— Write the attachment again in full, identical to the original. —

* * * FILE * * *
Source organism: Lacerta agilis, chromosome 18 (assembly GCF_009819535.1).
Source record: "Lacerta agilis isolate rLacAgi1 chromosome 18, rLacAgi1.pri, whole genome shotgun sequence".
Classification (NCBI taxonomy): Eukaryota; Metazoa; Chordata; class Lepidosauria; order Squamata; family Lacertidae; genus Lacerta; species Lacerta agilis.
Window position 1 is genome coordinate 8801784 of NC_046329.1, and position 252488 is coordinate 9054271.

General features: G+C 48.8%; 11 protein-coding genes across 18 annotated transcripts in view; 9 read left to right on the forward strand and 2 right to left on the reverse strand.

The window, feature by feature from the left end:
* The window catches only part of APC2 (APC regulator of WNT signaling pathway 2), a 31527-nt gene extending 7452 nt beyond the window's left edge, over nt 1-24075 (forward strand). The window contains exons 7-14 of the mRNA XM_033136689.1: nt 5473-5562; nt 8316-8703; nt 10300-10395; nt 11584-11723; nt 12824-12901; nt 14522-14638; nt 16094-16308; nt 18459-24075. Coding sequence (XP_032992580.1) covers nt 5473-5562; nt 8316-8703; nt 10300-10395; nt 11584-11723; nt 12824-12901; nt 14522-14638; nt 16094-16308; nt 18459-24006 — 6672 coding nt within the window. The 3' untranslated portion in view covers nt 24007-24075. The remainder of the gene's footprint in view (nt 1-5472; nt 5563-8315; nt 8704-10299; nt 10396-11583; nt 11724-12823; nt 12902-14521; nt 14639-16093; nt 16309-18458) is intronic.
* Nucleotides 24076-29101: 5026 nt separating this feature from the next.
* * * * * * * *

Source organism: Lacerta agilis, chromosome 18 (assembly GCF_009819535.1).
Source record: "Lacerta agilis isolate rLacAgi1 chromosome 18, rLacAgi1.pri, whole genome shotgun sequence".
Classification (NCBI taxonomy): Eukaryota; Metazoa; Chordata; class Lepidosauria; order Squamata; family Lacertidae; genus Lacerta; species Lacerta agilis.
Window position 1 is genome coordinate 8801784 of NC_046329.1, and position 252488 is coordinate 9054271.

General features: G+C 48.8%; 11 protein-coding genes across 18 annotated transcripts in view; 9 read left to right on the forward strand and 2 right to left on the reverse strand.

The window, feature by feature from the left end:
* The window catches only part of APC2 (APC regulator of WNT signaling pathway 2), a 31527-nt gene extending 7452 nt beyond the window's left edge, over nt 1-24075 (forward strand). The window contains exons 7-14 of the mRNA XM_033136689.1: nt 5473-5562; nt 8316-8703; nt 10300-10395; nt 11584-11723; nt 12824-12901; nt 14522-14638; nt 16094-16308; nt 18459-24075. Coding sequence (XP_032992580.1) covers nt 5473-5562; nt 8316-8703; nt 10300-10395; nt 11584-11723; nt 12824-12901; nt 14522-14638; nt 16094-16308; nt 18459-24006 — 6672 coding nt within the window. The 3' untranslated portion in view covers nt 24007-24075. The remainder of the gene's footprint in view (nt 1-5472; nt 5563-8315; nt 8704-10299; nt 10396-11583; nt 11724-12823; nt 12902-14521; nt 14639-16093; nt 16309-18458) is intronic.
* Nucleotides 24076-29101: 5026 nt separating this feature from the next.